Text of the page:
Spectral properties of phthalocyanines incorporated into resting and stimulated human peripheral blood cells.
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Human peripheral blood cells stimulated by phytohemagglutinin (which serve as a model of cancerous cells) and resting cells were incubated in dimethyl sulfoxide solutions of various phthalocyanines. In order to diminish the influence of atmospheric oxygen the cells were embedded in a polymer (polyvinyl alcohol) film. Fluorescence spectra of the samples were measured over two regions of excitation wavelengths: at 405 nm (predominant absorption of the cell material) and in the regions of strong absorption of phthalocyanines (at about 605 nm and 337 nm). The intrinsic emission of cell material became changed as a result both of cells' stimulation and of incubation of cells in dye solution. In most cases the stimulated cells when stained by dye exhibited higher long wavelength fluorescence intensity than resting cells. This suggests higher efficiency of dye incorporation into cancerous cells than into healthy cells. The absorption spectra of samples were also measured. The spectra of various phthalocyanines in incubation solvent, in polymer and in the cells embedded in polymer, were compared. The comparison of properties of the cells stimulated for different time periods enabled to establish the conditions of stimulation creating a population of cells incorporating a large number of sensitizing molecules.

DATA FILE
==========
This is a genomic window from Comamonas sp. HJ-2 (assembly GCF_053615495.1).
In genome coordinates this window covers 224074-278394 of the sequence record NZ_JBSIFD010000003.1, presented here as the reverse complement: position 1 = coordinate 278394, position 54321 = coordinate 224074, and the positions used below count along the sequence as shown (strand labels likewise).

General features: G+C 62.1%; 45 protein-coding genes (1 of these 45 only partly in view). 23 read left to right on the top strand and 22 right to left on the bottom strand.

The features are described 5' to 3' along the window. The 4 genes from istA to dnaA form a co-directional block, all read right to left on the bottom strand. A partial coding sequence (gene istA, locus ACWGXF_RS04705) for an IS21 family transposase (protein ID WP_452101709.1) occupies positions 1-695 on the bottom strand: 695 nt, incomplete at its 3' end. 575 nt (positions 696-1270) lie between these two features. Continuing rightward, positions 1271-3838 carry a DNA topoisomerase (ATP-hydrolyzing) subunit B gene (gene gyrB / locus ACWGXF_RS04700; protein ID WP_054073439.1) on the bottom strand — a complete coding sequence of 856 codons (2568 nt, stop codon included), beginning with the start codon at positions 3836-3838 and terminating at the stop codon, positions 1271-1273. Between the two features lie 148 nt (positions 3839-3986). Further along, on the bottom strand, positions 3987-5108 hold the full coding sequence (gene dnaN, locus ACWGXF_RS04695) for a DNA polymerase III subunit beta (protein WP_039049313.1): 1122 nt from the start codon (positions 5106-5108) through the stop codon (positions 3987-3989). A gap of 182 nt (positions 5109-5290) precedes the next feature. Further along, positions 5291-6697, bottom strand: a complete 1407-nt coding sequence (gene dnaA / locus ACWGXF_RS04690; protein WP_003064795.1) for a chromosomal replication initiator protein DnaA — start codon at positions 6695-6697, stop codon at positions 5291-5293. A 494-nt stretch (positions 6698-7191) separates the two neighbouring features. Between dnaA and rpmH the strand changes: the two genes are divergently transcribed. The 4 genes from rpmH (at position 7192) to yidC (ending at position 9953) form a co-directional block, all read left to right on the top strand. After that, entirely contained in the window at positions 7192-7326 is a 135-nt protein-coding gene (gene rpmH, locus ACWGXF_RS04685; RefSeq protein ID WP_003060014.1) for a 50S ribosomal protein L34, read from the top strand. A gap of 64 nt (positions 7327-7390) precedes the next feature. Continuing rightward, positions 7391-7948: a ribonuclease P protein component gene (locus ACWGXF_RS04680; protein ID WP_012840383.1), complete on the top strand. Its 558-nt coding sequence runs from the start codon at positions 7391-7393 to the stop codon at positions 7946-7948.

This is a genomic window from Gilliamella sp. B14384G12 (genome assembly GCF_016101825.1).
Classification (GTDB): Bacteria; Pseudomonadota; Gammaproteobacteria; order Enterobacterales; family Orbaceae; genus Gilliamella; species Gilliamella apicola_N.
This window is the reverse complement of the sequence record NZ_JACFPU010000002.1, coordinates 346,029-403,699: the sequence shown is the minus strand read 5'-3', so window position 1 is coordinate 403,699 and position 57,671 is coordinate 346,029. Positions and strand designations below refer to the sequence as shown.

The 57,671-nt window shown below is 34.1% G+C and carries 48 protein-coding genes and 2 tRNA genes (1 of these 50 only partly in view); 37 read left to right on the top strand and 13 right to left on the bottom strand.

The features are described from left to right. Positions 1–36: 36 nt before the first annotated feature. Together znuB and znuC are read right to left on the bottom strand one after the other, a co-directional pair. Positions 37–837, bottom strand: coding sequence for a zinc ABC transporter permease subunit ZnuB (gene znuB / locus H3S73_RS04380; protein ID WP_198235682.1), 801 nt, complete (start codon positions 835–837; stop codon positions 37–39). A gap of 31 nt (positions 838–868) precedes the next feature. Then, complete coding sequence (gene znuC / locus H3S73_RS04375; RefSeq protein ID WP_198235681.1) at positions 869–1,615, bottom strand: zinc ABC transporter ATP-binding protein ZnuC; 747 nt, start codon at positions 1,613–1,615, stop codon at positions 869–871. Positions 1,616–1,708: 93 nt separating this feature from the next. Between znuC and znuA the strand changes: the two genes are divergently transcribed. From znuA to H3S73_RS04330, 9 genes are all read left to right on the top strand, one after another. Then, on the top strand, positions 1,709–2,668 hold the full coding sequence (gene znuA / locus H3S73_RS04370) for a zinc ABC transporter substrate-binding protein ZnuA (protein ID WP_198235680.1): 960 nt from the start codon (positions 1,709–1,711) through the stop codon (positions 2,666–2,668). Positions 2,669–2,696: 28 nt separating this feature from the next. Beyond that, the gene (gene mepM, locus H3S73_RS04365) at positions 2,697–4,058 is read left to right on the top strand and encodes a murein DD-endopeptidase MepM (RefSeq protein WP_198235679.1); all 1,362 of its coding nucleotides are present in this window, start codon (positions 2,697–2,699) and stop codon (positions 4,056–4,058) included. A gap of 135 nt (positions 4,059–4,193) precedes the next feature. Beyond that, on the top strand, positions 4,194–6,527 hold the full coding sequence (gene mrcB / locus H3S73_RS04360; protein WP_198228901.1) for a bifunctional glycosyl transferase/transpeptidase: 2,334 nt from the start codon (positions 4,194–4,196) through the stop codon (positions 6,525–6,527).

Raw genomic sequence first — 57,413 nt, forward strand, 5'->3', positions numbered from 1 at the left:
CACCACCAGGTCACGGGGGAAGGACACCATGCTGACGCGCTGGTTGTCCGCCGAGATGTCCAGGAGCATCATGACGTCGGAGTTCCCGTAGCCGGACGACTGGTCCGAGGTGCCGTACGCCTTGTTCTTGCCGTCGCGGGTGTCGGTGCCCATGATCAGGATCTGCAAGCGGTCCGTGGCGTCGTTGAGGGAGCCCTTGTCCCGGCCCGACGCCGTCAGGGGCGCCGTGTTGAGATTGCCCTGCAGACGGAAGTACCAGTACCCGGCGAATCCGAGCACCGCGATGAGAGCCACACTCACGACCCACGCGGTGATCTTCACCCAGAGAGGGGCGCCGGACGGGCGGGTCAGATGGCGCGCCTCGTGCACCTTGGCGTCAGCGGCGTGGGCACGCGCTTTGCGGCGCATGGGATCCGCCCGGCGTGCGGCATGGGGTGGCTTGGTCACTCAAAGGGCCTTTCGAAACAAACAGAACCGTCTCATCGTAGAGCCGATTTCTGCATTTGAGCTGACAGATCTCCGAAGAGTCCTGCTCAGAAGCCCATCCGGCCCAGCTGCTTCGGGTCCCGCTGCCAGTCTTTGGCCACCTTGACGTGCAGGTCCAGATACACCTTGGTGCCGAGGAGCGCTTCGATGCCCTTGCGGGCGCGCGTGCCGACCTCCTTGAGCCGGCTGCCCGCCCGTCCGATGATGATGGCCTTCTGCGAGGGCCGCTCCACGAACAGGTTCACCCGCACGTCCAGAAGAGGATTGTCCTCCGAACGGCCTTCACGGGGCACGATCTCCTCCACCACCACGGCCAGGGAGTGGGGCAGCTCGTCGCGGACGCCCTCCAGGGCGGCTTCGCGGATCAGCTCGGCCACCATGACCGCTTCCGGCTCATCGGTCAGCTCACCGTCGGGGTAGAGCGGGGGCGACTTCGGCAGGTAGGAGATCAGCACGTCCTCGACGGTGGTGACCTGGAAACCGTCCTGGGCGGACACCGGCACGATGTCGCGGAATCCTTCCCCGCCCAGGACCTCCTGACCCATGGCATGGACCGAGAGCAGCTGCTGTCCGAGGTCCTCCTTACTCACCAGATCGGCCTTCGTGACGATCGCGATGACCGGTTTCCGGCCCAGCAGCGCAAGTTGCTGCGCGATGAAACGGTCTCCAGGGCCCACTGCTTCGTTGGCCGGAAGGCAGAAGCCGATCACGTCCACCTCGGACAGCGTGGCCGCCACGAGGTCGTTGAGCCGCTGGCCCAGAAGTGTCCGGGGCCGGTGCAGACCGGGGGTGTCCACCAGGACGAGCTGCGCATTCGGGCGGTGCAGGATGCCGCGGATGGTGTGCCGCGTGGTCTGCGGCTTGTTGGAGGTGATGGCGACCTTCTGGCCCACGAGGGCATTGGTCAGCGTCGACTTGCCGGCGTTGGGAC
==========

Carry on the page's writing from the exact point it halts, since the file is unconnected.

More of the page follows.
- Faculty of Technical Physics, Institute of Physics, Poznań University of Technology, Poznań, Poland
- National Institute for Advanced Interdisciplinary Research (NAIR), 1-1-4 Higashi, Tsukuba, Ibaraki 305-8562, Japan
- Department of Biology and Environmental Studies, K. Marcinkowski University of Medical Sciences, Poznań, Poland
- Tissue Engineering Research Center, National Institute of Advanced Industrial Science and Technology (AIST), 3-11-46 Nakoji, Amagasaki, Hyogo, 661-0974, Japan
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